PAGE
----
Sarah Jefferis is an author, editor, and mentor. Through her consultant business, Write. Now., Sarah serves as a 1:1 writing coach for graduate students working on dissertations and for writers who need assistance with brainstorming, revision, editing, organization, query letters and the like. She designs and leads generative workshops on the creative process and the necessity of vulnerability, as well as subject-specific writing workshops that empower mothers and children to honor their artistic spirit and develop confident voices. She offers poetry readings on surviving trauma, and on trusting the writing process as a tool to speak out and effect change. Sarah holds an MA in Creative Writing and Literature from Hollins University, an MFA in Poetry from Cornell University and a PhD in Creative Writing from SUNY Binghamton.
Her most recent poetry collection, What Enters the Mouth, was published in February 2017 by Standing Stone Books. It was praised by Ansel Elkins, author of Blue Yodel, who wrote “these are fearless poems—a reckoning of the violence of girlhood rendered with grit and clarity.” Forgetting the Salt, her first book of poetry, was published by Foothills Press in 2008. She won the Bea Gonzalez Poetry Prize for her poem “Motherhood.” Her poems and nonfiction have appeared in Rhino, The Mississippi Review, The American Literary Review, Stone Canoe, Icon, The Hollins Critic, The Patterson Review, The Healing Muse and other journals. Her essay entitled “Blood and Chocolate” appears in the anthology Labor Day: True Birth Stories by Today’s Best Women Writers, published by Farrar, Straus and Giroux in 2014. She has been both a poetry and fiction fellow at the Squaw Valley Community of Writers in California and held residencies in poetry and creative nonfiction at the Constance Saltonstall Foundation for the Arts in New York, and at The Studios at Mass MOCA. She has completed her first novel, entitled Running After Jesus, as well as her third collection of poetry, After Marriage. She is working on a collection of essays about race, love and violence.
Sarah recently served as the Interim Program Director and Academic Advisor for the McNair Program at Cornell’s Office of Academic Diversity Initiatives, which supports first-gen, low-income, underrepresented students of color. Currently she is a part-time lecturer at Cornell University and makes a home for two brilliant feminist girls in Ithaca, New York.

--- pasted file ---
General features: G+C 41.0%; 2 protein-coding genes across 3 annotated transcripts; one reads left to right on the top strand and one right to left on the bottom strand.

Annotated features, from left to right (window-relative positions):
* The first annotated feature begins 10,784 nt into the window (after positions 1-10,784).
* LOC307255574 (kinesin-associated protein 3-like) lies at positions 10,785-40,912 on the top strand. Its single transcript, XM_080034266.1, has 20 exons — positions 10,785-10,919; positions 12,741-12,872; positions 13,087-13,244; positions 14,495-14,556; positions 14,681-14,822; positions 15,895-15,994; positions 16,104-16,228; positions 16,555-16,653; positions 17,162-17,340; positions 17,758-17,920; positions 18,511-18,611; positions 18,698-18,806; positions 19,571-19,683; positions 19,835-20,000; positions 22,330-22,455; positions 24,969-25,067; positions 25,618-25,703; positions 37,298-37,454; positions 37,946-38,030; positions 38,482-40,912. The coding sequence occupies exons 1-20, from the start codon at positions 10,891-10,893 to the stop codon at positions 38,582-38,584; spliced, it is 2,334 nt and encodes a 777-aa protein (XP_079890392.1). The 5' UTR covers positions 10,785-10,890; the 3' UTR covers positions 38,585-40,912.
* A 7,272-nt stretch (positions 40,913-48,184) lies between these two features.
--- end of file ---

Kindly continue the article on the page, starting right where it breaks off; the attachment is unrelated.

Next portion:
- Colgate Writers Conference, Colgate University, Poetry (2015), Fiction (2014)
- SOS Grant for Fiction, Community Arts Partnership, Ithaca, NY, Winter 2014
- Allen Ginsberg Poetry Prize, The Patterson Review, 2010
- Bea Gonzalez Poetry Award, Stone Canoe, 2014
- Link Fellowship, SUNY Binghamton, Fall 2009
- Francis Newman Fellowship, SUNY Binghamton, Fall 2008
- Algernon Sydney Sullivan Award for Service, Hollins University, 1995
- Cornelson Halsey Leadership Award, Hollins University, 1994, 1993
- John M. and Emily B. Clark, Distinguished Teaching Award, Cornell University,
- Spring 2001
- Hart Crane Memorial Award, Kent State University, 2001
As someone who is first gen and grew up below working class and outside of the dream of Higher Education, I intimately know the immense economic obstacles placed before students who are attempting to acquire a Bachelors and/or Graduate degrees. I know how difficulties can stop individuals and how they can serve as motivators. As a white bisexual woman, I believe it is my responsibility to challenge and intentionally debunk systemic structures of white supremacy in order to work towards manifesting racial equity and economic justice in every situation. I am called to examine my own blind spots and to not let them inhibit me from creating a vision.
I could not have gotten here alone. Theater and Writing professors mentored me along my own educational path, and their guidance combined with my internal grit motivated me to continue to be both an educator and a learner. In workshops and with students, my cultural responsive pedagogy of teaching centers on four words: validate, affirm, build and bridge. I am passionately committed to helping first gen, low income writers from under-represented communities across the disciplines through the written word. I hope to inspire writers to have an intentional relationship to the words in which they choose to speak, to believe in the possibility of joy, and to understand that we are all stronger together.
Please feel free to contact me for help.